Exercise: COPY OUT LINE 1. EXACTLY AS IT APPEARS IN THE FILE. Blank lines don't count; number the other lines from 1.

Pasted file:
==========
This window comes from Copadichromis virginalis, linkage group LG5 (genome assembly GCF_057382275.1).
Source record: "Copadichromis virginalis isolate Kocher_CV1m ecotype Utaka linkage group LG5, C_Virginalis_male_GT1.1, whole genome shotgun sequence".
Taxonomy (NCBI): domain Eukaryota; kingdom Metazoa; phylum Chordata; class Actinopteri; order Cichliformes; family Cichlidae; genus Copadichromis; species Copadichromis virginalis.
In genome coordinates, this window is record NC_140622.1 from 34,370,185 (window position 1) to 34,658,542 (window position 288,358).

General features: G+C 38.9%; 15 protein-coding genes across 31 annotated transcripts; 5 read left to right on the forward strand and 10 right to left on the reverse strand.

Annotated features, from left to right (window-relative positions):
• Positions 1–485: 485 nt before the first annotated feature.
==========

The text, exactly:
This window comes from Copadichromis virginalis, linkage group LG5 (genome assembly GCF_057382275.1).